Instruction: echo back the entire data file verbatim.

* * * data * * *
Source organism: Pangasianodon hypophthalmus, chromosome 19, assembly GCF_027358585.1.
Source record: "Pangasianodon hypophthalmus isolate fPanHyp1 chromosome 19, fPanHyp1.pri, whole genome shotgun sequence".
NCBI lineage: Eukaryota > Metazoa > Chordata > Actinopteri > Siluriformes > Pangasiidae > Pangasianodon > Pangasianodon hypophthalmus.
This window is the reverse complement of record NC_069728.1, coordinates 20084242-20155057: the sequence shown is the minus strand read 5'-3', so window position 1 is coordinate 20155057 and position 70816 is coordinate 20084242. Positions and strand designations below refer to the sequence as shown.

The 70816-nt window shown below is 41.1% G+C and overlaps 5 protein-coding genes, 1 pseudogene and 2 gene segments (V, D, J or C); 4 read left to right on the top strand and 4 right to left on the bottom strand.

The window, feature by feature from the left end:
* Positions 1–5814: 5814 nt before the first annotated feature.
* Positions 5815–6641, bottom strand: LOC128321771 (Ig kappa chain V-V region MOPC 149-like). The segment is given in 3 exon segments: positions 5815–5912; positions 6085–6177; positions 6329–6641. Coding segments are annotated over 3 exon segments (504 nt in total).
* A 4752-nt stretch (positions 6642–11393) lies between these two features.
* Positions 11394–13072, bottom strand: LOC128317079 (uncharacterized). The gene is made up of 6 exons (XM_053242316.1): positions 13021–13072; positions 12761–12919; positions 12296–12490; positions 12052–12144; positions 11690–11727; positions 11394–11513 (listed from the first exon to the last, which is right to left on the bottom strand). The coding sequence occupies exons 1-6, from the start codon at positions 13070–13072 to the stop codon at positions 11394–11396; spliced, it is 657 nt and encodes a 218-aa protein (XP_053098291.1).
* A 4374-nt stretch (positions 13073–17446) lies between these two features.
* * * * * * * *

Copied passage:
Source organism: Pangasianodon hypophthalmus, chromosome 19, assembly GCF_027358585.1.
Source record: "Pangasianodon hypophthalmus isolate fPanHyp1 chromosome 19, fPanHyp1.pri, whole genome shotgun sequence".
NCBI lineage: Eukaryota > Metazoa > Chordata > Actinopteri > Siluriformes > Pangasiidae > Pangasianodon > Pangasianodon hypophthalmus.
This window is the reverse complement of record NC_069728.1, coordinates 20084242-20155057: the sequence shown is the minus strand read 5'-3', so window position 1 is coordinate 20155057 and position 70816 is coordinate 20084242. Positions and strand designations below refer to the sequence as shown.

The 70816-nt window shown below is 41.1% G+C and overlaps 5 protein-coding genes, 1 pseudogene and 2 gene segments (V, D, J or C); 4 read left to right on the top strand and 4 right to left on the bottom strand.

The window, feature by feature from the left end:
* Positions 1–5814: 5814 nt before the first annotated feature.
* Positions 5815–6641, bottom strand: LOC128321771 (Ig kappa chain V-V region MOPC 149-like). The segment is given in 3 exon segments: positions 5815–5912; positions 6085–6177; positions 6329–6641. Coding segments are annotated over 3 exon segments (504 nt in total).
* A 4752-nt stretch (positions 6642–11393) lies between these two features.
* Positions 11394–13072, bottom strand: LOC128317079 (uncharacterized). The gene is made up of 6 exons (XM_053242316.1): positions 13021–13072; positions 12761–12919; positions 12296–12490; positions 12052–12144; positions 11690–11727; positions 11394–11513 (listed from the first exon to the last, which is right to left on the bottom strand). The coding sequence occupies exons 1-6, from the start codon at positions 13070–13072 to the stop codon at positions 11394–11396; spliced, it is 657 nt and encodes a 218-aa protein (XP_053098291.1).
* A 4374-nt stretch (positions 13073–17446) lies between these two features.